Will Jason the Captain Go The Way Of Manny The Manny?

Scott The Agent predictably says Jason The Former Mariner Prospect is still an elite player:

"If you think about his physical conditioning, he’s got many more
years to play in this game," Boras said last night. "When he’s out
there, this club is decisively different. You’re really talking about a
guy that is inherently valuable. In this day and time, what is a player
like that worth?

"We’re in the process of finalizing data intake.
We have to look at the marketplace. We have to look at similarly
situated All-Star players, who they are in stature to their team. There
are many comparisons. We’re certainly going to look at how those
players [were] received in the free agent market and use that as that
watermark."

Meanwhile Theo The Boy Wonder has a supposedly tough decision to make, which I (Nick The News Watcher) think is a pretty easy one considering the options and the C on the free agent’s uni. Sign Jason The Blue Collar Player for more than he might deserve. Yes, he’ll be like Joe Wurzelbacher and he won’t quite fit the label his fans have given him. But when you’re a successful money-making franchise, what’s a few more millions of dollars for someone who’s used to the money and has been so good for the team?

Or you can let him walk and let him become Jason The Pirate or The Marlin or The Met or The Yank (you never know!)

16 comments… add one

  • > If you think about his physical conditioning, he’s got many more years to play in this game
    If you don’t think about it, he will develop a double hernia and a goiter. Think! Damn you!
    > When he’s out there, this club is decisively different
    When he’s not, this club is indecisively indifferent.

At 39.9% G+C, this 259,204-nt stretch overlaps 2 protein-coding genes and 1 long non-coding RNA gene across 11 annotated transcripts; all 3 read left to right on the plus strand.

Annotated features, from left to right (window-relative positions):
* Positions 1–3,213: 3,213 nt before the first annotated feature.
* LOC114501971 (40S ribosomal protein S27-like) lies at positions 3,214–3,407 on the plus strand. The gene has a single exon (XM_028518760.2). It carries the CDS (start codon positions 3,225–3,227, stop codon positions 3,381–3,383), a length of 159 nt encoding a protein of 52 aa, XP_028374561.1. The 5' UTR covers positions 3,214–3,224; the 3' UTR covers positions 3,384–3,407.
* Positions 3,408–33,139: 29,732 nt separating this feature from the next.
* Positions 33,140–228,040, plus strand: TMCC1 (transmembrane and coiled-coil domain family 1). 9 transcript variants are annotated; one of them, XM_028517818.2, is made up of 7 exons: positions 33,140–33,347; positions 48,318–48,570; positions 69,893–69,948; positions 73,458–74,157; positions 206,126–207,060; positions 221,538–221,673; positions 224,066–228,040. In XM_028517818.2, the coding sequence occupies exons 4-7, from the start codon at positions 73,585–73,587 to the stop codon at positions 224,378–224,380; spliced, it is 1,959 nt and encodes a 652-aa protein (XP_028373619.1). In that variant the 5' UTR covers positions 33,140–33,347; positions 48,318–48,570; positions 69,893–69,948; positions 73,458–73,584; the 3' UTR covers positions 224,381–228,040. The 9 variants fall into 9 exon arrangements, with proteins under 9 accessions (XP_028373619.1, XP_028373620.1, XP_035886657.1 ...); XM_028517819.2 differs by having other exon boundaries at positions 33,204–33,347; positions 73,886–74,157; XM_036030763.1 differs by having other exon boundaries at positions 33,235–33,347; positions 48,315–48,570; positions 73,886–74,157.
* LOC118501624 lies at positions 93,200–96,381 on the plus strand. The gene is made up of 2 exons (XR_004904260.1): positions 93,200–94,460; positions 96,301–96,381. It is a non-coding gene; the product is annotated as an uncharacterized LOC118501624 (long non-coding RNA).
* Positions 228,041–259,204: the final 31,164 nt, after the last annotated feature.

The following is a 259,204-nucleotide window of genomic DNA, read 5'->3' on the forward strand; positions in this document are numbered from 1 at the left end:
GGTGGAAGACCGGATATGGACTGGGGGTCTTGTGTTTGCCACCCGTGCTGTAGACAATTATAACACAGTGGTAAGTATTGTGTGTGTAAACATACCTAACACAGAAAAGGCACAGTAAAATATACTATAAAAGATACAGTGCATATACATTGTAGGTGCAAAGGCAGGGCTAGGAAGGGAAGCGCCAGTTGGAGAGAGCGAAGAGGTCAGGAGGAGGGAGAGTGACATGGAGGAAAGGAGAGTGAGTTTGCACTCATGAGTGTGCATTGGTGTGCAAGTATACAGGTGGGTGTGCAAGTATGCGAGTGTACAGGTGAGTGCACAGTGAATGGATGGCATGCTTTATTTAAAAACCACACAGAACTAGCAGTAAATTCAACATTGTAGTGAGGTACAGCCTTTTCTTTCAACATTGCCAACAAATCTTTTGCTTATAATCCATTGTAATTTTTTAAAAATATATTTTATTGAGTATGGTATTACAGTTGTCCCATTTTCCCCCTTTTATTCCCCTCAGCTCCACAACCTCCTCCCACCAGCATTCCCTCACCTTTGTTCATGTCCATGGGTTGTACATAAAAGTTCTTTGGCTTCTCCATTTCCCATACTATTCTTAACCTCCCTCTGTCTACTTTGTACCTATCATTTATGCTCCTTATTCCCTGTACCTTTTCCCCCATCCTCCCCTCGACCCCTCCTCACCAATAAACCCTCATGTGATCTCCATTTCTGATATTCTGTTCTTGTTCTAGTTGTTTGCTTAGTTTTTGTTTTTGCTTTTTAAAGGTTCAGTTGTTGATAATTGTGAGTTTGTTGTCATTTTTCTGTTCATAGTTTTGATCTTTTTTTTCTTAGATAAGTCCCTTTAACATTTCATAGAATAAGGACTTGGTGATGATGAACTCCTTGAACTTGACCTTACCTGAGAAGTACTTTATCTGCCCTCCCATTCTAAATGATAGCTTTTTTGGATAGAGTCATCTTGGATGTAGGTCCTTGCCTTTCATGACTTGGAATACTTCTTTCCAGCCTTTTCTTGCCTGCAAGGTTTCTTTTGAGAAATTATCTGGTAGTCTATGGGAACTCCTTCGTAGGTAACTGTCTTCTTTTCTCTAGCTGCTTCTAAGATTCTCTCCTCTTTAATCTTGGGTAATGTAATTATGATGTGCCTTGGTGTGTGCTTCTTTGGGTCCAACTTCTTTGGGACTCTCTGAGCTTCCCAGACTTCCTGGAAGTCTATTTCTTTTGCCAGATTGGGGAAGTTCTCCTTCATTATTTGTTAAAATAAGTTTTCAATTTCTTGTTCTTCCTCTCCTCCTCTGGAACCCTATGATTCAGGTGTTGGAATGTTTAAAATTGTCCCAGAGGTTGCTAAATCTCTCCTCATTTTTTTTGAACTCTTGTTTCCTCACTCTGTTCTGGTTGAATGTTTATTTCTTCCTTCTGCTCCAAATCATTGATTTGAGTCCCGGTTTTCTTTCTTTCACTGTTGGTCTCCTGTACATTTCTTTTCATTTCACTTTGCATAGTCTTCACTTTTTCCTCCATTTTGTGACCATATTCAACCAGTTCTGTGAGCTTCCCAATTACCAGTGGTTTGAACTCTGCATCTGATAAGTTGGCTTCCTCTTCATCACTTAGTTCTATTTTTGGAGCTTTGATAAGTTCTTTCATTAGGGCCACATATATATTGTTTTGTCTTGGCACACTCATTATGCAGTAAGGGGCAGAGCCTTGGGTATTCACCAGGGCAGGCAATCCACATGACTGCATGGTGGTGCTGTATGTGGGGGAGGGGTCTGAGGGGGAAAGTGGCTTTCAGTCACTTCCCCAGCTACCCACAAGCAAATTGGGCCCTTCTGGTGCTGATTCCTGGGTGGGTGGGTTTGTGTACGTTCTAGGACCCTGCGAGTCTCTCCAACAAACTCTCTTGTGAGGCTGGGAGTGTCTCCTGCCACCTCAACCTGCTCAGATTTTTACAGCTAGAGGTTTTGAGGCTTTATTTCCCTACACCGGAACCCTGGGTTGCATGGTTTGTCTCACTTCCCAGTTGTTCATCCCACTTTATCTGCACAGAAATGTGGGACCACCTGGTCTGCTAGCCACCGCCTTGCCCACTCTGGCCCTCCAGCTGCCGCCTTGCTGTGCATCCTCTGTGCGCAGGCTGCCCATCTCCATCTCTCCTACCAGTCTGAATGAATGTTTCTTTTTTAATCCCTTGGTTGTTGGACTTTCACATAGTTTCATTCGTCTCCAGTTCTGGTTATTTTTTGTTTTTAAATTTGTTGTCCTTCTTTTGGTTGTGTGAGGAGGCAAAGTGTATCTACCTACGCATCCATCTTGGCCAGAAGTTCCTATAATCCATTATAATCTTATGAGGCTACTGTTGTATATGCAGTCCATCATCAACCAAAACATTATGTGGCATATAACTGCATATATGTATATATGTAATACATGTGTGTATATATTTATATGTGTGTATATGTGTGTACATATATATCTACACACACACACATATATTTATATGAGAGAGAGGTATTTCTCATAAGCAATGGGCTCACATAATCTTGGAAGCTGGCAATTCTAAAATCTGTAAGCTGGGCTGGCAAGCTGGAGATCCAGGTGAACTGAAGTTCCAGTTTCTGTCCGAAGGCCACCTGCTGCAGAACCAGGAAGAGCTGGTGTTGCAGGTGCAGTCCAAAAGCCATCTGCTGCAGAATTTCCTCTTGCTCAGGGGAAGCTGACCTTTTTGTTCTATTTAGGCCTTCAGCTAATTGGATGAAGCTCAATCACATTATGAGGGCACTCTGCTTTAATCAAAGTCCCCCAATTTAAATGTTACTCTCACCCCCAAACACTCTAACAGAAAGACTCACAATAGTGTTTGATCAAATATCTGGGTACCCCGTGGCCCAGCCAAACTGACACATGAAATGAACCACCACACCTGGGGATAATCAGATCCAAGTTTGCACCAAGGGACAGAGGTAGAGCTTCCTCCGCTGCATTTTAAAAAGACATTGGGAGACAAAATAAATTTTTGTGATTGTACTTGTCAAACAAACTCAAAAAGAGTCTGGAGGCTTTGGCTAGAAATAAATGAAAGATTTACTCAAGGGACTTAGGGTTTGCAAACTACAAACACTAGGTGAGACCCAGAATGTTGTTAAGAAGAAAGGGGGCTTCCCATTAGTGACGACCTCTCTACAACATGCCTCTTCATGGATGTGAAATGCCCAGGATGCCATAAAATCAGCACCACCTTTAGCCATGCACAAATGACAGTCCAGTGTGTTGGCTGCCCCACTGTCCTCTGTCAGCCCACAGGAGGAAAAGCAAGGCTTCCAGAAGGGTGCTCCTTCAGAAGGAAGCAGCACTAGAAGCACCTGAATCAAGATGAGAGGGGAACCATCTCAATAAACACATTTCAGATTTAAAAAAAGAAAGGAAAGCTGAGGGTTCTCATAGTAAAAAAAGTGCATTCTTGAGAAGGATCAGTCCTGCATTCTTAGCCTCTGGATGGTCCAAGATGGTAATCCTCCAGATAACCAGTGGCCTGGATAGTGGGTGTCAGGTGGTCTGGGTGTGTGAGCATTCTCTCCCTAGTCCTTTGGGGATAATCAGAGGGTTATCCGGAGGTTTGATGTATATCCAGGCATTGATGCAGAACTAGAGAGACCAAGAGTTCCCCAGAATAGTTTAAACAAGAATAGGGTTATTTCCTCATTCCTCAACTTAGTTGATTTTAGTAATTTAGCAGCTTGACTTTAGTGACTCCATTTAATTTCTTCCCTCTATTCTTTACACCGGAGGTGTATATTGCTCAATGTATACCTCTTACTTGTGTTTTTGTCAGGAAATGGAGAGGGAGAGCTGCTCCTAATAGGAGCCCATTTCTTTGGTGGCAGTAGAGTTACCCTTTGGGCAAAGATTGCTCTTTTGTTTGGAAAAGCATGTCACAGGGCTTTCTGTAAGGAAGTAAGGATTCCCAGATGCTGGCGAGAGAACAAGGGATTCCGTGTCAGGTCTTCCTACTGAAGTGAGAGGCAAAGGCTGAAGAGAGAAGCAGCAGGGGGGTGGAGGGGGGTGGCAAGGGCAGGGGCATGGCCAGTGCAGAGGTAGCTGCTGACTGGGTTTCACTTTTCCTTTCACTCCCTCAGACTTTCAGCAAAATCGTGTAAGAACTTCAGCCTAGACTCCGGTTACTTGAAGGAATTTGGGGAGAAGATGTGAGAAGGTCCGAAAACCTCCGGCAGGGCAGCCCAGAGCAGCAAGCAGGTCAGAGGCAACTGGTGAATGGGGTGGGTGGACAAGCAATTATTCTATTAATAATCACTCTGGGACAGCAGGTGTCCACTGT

> You’re really talking about a guy that is inherently valuable.
    YOU’RE talking, supposedly about a guy that shall inherent the earth.
    > In this day and time, what is a player like that worth?
    Not much, not on this day and at this time. Call us back in a couple months.
    > We’re in the process of finalizing data intake.
    That’s utterly depressing marketing-speak. Maybe show me a power-point so I will hate it more.
    > We have to look at similarly situated All-Star players
    Non-hitting catchers with deteriorating defense who were voted to the ASG by players. Shouldn’t take long to look, no?
    > There are many comparisons
    I thought it was a company of one.
    Look, as much as I hate to say it, I _like_ Tek. But c’mon, Scott, what the hell are you trying to say? Oh wait. You didn’t say a thing.

    attackgerbil October 23, 2008, 8:12 pm
  • An elite player? God lord he’s a master spin doctor! I need Boras to come over and convince my wife that although I seem a little chunky I’m still in my HS shape!

    John - YF October 23, 2008, 8:12 pm
  • Pay him whatever he wants to use his computer-like brain as a coach, but please god don’t let him anywhere near an at bat. Please.